An emergency ordinance for the repaving of the Lovers Lane Connector from Sunset Boulevard to county Road 43 also was approved by council members.
"The connector opened in 1992 and is approximately one mile long. This project will cost $930,000 and will include resurfacing the roadway and replacement of the guardrail. And 80 percent of the project is funded with federal dollars. The city is responsible for 20 percent of the project expense but I applied for state funding that will cover about 15 percent of our share," said Dolak.
Dolak said that project will start in July and has a Sept. 30 completion date.
An ordinance authorizing the city manager to advertise for professional engineering construction administration services for the connector project was approved.
An ordinance authorizing advertising a request for qualifications for professional services under the Ohio Community Housing Improvement Program received unanimous approval.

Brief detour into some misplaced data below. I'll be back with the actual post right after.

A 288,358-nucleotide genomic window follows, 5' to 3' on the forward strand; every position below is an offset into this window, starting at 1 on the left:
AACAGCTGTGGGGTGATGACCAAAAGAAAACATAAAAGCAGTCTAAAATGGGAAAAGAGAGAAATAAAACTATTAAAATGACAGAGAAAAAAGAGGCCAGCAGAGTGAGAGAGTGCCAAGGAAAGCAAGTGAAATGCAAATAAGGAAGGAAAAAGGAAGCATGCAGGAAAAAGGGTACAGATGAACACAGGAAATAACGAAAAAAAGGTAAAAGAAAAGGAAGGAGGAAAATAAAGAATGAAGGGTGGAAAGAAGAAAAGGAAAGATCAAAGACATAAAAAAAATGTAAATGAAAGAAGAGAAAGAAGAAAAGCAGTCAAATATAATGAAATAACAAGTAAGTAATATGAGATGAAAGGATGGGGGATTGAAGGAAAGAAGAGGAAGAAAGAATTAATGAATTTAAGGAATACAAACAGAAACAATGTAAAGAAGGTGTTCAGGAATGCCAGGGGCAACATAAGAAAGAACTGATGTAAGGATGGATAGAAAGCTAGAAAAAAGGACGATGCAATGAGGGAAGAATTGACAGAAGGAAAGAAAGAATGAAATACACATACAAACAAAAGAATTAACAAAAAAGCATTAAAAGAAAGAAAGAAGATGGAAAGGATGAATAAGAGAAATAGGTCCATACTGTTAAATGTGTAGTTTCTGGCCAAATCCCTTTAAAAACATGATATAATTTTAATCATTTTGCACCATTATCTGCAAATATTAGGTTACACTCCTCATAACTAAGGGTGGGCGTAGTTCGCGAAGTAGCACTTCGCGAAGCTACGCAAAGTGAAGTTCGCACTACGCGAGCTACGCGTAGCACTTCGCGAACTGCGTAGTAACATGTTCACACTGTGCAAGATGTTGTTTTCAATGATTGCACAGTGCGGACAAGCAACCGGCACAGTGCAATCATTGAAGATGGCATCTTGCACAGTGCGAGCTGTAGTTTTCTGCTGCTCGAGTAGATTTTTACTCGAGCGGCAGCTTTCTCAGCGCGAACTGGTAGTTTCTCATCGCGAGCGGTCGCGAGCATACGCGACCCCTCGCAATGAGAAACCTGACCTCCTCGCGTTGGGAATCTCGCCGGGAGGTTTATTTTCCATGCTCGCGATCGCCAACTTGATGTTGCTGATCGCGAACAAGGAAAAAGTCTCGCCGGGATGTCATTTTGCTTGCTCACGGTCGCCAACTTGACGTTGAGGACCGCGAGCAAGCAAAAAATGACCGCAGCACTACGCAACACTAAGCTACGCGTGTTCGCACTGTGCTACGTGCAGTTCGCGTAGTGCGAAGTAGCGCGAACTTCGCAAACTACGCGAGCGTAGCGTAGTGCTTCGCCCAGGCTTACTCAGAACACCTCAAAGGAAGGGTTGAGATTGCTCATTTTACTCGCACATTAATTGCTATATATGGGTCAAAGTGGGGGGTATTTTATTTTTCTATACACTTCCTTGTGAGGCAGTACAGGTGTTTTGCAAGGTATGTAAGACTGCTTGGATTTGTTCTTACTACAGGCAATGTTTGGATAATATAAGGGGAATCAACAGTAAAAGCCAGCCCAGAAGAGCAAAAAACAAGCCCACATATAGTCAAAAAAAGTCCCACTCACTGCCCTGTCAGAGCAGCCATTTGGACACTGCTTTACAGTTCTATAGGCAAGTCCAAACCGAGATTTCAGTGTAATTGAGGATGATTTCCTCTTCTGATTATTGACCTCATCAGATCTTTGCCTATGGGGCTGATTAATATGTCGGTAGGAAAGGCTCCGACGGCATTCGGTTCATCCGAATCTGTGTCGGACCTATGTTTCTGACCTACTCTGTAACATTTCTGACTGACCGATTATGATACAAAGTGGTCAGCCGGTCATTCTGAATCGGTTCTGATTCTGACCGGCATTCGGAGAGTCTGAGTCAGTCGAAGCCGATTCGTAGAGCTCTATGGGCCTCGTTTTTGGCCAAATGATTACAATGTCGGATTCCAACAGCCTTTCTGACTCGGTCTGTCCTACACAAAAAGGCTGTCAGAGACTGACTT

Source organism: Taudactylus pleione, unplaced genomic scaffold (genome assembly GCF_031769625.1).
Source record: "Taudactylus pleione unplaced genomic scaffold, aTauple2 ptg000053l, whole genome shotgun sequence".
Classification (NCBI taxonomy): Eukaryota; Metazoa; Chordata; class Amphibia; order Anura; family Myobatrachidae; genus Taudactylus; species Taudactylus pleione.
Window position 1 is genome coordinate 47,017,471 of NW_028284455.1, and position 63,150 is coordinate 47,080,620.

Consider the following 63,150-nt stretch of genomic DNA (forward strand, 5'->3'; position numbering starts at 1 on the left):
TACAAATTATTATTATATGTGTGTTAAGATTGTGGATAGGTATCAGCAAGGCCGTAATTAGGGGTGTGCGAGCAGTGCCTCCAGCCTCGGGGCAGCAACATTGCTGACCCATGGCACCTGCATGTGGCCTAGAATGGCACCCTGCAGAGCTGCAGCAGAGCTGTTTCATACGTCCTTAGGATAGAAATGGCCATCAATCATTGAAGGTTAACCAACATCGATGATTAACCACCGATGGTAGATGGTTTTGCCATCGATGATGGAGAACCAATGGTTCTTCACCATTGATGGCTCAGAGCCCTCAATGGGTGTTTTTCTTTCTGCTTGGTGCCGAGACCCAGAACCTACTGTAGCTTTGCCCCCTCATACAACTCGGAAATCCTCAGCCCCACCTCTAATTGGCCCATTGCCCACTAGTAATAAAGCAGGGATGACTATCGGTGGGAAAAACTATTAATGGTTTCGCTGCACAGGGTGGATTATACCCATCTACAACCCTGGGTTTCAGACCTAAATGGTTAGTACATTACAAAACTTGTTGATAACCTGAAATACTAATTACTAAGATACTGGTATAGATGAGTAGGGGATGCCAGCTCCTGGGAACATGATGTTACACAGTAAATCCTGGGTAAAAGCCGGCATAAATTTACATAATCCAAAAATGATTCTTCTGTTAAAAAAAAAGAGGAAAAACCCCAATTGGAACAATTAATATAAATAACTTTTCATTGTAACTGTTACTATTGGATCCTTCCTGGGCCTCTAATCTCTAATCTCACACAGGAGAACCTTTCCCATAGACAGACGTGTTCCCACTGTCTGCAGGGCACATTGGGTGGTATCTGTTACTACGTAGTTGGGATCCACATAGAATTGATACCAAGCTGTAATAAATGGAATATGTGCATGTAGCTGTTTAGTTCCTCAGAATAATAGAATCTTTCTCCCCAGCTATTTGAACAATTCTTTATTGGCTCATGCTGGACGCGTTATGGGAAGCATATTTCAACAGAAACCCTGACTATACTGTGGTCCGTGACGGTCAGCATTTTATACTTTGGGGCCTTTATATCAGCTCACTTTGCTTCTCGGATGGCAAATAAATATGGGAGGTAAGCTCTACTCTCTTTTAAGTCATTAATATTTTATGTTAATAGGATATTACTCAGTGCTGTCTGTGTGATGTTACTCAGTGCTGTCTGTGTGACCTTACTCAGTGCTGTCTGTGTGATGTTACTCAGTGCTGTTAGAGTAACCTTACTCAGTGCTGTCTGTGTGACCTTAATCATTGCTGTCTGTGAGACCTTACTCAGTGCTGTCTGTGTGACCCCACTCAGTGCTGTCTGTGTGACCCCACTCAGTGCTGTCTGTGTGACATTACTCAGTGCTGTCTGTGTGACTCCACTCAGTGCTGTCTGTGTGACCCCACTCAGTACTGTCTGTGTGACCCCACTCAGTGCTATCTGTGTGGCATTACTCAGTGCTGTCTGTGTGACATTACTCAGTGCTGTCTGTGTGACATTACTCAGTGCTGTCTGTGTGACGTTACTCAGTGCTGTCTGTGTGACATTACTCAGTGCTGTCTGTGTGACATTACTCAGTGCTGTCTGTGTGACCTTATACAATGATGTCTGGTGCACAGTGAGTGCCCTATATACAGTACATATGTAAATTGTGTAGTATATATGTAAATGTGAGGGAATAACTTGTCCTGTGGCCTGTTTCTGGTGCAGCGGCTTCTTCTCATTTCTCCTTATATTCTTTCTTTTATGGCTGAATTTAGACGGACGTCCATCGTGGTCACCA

A resolution opposing the proposal by Ohio Gov. John Kasich, "to centralize the collection of municipal taxes in the state" also won approval from council.
Two rezoning requests were approved by council including changing the 1.24-acre Pietro DiNovo & Sons dealership lot from a Business-1 district to a General Commercial and Industrial District for warehouse purposes.
Approval was granted for legislation to rezone two lots on Powell Avenue adjacent to the Sunset Motors dealership on Sunset Boulevard to tear down two houses to expand the dealership parking area.
A third and final reading was heard for an ordinance that agrees to new signage, including guide, route, regulatory and warning signs at the interchanges on U.S. Route 22 from Reeds Mill to state Route 7.